The Fourth Circuit Court of Appeals recently issued a decision having a big impact on how businesses must deal with disparaging commentary on social media. In Westlake Legal Group v. Yelp, Inc., the court rejected a Virginia law firm’s claim against Yelp complaining about defamatory comments on the firm posted on Yelp’s website. Yelp asserted that the case should be dismissed, arguing that federal law provided it and other social media companies immunity from such lawsuits.The Fourth Circuit Court of Appeals agreed with Yelp and dismissed the firm’s case, rejecting the argument that the victim of a false social media post can sue computer service providers. Citing the Communications Decency Act (‘CDA’), the court ruled that the CDA bars such businesses “from holding interactive computer service providers legally responsible for information created and developed by third parties.” Basically deeming Yelp an electronic billboard immune for posts that could be defamatory, the court ruled that Yelp could not be sued without facts showing that “that any alleged drafting or revision [by Yelp] … was something more than a website operator performs as part of its traditional editorial function.”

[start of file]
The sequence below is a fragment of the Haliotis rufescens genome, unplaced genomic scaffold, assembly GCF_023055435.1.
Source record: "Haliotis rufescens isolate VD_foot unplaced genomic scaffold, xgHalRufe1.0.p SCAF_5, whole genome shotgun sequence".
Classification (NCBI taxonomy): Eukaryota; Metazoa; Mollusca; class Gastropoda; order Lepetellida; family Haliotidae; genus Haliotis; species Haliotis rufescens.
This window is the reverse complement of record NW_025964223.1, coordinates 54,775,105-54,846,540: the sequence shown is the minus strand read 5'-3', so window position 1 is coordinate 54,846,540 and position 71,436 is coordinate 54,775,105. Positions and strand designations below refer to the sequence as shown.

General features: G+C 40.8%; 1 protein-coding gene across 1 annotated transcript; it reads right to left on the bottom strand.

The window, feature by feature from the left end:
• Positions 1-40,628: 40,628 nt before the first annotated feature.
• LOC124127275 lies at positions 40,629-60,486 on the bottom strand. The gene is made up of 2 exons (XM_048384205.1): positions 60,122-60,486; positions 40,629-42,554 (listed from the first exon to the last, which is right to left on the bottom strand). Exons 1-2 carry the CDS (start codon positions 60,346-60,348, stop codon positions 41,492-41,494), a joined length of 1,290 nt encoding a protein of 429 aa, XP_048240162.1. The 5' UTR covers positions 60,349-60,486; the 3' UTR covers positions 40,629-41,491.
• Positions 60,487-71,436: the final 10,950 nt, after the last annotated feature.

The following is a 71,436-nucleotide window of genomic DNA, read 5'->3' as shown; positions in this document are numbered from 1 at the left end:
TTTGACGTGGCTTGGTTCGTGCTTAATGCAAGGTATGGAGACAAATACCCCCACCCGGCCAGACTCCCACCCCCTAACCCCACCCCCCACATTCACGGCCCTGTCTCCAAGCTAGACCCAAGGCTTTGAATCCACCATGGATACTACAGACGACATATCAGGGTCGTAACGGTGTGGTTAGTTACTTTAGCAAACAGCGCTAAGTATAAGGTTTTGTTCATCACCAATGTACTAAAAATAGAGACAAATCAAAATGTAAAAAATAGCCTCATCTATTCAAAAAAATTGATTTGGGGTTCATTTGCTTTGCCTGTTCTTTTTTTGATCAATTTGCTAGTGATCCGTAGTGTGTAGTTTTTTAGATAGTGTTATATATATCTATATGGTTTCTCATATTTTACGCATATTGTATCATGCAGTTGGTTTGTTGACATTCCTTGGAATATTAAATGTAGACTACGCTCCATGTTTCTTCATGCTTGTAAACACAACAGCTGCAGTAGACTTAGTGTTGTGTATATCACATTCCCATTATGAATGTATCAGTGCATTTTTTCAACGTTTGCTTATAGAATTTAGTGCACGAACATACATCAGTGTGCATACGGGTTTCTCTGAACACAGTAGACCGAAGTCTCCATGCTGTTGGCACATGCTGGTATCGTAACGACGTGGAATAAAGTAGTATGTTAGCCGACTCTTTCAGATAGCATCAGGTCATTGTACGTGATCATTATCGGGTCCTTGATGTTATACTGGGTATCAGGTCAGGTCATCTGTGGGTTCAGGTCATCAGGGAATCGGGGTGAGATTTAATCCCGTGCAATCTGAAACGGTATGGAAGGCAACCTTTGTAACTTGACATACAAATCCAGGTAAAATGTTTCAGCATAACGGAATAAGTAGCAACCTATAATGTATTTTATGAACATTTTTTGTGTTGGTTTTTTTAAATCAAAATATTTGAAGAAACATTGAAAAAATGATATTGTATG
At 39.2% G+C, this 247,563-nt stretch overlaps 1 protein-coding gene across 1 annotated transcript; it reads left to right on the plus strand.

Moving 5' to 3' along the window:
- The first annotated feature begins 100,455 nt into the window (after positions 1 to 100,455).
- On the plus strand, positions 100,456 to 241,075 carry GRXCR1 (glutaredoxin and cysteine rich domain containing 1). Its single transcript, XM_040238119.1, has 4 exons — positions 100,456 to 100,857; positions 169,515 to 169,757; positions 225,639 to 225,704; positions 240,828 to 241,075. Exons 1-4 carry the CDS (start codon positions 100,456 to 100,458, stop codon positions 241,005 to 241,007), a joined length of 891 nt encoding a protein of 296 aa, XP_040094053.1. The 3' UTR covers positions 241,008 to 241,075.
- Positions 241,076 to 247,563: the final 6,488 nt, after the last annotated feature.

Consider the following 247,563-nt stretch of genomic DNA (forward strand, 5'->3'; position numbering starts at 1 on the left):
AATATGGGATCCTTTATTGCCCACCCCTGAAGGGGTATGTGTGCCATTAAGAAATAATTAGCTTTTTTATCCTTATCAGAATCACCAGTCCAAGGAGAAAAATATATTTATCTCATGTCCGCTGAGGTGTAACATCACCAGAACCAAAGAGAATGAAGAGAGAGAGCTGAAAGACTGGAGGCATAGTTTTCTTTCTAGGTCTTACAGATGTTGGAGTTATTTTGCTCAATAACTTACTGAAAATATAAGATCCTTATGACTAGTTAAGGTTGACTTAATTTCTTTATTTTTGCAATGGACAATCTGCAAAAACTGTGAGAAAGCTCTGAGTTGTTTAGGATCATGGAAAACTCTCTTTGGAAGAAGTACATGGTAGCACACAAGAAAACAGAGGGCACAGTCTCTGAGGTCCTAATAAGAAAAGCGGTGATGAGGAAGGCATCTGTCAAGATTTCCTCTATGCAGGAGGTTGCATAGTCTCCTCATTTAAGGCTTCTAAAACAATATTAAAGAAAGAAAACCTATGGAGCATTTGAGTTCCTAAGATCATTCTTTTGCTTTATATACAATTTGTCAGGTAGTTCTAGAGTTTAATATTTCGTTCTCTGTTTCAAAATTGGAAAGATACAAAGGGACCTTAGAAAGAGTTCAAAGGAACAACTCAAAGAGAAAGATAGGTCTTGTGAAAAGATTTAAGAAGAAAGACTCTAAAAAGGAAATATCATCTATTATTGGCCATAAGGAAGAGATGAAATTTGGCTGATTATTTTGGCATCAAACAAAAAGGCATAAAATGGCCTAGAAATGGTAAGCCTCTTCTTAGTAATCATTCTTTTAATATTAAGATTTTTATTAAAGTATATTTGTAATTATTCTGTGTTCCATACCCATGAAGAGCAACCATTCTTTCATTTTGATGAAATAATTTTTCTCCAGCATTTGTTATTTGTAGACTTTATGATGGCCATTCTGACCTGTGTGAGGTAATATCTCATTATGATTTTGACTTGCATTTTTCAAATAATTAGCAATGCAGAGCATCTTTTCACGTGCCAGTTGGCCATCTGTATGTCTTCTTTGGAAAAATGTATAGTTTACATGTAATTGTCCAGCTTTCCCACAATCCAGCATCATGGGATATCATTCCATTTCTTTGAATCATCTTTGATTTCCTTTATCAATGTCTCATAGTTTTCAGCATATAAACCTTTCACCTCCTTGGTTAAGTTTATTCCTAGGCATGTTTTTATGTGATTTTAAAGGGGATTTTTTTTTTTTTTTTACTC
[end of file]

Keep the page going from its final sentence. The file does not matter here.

The Westlake decision is significant for several reasons. It shows that if any individual or business wants to legally challenge defamatory social media, it should ‘keep its powder dry’ and not waste time and money suing the social media company posting the content. Social media providers like Yelp will likely get a broad pass of immunity for such claims. Rather, anyone challenging anonymous false statements on social media should focus on so-called ‘unmasking’ cases which could permit subpoenas for business records from the Yelps of the world (such as recently allowed in the Madeed Carpet case) to identify and attack the actual author of the post. Understanding these rules of the road for challenging disparaging social media can make the difference between protecting one’s reputation and wasting valuable time and money.